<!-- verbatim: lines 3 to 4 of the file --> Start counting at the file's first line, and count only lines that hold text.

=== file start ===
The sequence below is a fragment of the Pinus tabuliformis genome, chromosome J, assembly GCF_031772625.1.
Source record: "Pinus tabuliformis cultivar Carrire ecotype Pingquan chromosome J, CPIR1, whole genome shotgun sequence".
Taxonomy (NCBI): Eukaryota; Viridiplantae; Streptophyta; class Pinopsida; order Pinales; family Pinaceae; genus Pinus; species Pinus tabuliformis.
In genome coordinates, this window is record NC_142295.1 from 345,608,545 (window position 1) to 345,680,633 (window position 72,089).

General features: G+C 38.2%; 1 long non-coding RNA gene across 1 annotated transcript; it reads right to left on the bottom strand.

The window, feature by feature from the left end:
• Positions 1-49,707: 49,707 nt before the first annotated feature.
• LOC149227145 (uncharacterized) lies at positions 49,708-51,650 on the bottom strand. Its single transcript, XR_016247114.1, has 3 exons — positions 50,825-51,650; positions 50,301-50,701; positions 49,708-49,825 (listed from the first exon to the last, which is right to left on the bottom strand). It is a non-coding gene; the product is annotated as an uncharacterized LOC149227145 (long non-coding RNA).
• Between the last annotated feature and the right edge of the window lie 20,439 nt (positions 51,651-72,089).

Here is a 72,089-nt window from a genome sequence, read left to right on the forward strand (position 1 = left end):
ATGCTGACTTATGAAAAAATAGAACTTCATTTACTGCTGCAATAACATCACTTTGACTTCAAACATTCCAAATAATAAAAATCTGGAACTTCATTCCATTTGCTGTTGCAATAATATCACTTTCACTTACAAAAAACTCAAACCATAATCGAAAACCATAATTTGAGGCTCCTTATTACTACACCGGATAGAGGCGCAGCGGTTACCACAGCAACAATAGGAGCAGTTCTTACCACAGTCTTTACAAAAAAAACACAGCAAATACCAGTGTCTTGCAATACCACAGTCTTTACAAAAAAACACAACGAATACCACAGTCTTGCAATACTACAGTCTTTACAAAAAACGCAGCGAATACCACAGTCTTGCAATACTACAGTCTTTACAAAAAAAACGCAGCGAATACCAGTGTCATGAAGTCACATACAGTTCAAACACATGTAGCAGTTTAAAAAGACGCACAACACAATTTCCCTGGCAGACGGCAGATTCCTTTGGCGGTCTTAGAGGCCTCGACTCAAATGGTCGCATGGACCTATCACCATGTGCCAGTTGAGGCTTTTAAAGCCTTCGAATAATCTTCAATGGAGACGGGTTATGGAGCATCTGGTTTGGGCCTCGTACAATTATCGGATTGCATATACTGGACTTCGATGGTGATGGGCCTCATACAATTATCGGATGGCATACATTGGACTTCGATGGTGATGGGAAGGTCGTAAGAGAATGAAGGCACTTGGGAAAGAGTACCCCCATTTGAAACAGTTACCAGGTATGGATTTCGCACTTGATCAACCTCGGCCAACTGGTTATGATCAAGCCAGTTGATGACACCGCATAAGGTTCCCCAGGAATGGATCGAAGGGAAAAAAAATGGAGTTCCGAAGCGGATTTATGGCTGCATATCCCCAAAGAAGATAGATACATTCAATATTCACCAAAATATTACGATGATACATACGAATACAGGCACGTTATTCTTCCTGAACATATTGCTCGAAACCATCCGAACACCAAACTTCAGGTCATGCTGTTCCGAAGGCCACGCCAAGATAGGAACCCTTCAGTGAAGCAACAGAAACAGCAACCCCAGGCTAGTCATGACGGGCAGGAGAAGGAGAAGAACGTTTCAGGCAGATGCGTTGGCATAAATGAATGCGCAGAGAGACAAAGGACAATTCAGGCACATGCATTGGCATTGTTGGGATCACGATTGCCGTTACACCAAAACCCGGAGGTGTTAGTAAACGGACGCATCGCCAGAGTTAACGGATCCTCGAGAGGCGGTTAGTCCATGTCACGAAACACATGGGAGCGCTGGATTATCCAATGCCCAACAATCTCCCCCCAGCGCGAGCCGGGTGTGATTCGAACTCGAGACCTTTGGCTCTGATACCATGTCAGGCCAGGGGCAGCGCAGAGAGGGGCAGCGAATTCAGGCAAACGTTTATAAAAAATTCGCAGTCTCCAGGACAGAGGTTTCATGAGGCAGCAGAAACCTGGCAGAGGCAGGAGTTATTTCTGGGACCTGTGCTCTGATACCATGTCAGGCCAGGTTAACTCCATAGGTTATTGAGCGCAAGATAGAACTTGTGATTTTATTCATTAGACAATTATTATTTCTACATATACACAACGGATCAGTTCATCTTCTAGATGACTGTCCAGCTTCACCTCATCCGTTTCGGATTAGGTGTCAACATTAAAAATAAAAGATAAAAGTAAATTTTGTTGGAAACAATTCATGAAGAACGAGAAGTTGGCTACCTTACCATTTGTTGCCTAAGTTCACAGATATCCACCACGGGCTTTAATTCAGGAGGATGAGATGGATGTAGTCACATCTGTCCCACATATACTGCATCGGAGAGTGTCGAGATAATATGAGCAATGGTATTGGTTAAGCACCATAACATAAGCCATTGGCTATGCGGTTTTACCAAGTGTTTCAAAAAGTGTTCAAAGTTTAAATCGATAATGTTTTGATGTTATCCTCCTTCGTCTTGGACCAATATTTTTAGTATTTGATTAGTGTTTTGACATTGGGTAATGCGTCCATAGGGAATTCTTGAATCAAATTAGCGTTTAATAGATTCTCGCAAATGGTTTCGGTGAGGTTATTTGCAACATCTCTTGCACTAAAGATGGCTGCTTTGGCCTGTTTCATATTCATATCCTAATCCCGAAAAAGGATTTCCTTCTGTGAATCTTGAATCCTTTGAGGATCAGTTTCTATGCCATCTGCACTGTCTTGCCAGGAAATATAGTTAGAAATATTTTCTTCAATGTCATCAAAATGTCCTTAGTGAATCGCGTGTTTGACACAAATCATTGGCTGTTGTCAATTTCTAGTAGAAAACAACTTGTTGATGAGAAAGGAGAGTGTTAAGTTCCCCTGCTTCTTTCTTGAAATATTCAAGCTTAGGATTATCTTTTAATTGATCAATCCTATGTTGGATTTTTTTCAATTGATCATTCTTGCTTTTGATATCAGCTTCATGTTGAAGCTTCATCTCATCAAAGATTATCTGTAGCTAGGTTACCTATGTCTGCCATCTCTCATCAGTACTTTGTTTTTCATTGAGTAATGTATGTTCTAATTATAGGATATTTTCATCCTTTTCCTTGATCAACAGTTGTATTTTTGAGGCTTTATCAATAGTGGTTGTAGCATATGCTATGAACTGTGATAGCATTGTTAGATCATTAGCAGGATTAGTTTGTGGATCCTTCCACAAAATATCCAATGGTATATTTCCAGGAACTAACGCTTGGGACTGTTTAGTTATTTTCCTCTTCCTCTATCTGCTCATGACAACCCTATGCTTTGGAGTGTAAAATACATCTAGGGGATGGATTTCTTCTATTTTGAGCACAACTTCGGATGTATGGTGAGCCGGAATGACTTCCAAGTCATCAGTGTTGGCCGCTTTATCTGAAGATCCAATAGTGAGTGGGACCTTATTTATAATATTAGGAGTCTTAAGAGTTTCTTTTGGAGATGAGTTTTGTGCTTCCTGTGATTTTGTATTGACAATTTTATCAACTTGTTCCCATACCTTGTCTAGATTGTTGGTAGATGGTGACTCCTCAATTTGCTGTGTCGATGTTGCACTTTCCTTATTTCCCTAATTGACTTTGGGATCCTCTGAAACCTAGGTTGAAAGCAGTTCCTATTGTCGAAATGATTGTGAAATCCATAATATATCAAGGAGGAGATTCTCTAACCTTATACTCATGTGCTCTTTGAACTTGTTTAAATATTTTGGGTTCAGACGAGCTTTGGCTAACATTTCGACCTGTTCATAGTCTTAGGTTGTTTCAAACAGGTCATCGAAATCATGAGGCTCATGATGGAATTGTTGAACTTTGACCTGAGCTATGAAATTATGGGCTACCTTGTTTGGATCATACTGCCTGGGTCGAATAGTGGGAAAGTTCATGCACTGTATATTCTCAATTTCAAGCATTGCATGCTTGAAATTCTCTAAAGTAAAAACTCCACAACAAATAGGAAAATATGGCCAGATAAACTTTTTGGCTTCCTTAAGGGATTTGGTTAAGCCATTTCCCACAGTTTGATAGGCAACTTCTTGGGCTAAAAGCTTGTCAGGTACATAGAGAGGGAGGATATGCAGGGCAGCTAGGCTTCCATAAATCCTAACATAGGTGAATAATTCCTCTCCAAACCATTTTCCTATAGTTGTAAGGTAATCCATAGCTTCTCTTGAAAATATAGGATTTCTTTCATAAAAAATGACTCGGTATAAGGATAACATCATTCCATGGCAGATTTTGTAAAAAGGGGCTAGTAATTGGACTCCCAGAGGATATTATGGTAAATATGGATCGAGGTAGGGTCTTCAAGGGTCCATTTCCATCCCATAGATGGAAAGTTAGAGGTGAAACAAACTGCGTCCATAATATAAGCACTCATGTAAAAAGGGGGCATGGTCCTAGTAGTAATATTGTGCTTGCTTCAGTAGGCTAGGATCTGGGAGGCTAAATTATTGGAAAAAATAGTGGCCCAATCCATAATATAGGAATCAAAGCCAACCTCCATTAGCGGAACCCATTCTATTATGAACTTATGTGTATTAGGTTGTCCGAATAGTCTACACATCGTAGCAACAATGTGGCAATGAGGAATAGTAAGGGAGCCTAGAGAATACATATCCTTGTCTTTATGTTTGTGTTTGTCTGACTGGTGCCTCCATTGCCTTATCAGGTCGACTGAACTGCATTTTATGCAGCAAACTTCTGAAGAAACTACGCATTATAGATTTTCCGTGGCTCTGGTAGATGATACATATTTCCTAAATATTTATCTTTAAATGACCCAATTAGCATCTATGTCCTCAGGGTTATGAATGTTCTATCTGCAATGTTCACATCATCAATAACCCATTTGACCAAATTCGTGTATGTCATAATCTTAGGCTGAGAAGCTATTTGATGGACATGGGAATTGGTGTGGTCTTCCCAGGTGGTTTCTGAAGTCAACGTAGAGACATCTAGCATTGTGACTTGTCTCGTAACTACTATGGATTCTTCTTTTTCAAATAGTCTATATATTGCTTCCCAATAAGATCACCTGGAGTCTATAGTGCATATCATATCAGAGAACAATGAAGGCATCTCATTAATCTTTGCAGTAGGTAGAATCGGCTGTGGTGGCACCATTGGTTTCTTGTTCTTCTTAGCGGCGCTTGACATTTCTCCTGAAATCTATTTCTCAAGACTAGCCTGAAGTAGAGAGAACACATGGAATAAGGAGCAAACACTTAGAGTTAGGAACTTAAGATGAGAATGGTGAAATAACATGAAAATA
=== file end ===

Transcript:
Taxonomy (NCBI): Eukaryota; Viridiplantae; Streptophyta; class Pinopsida; order Pinales; family Pinaceae; genus Pinus; species Pinus tabuliformis.
In genome coordinates, this window is record NC_142295.1 from 345,608,545 (window position 1) to 345,680,633 (window position 72,089).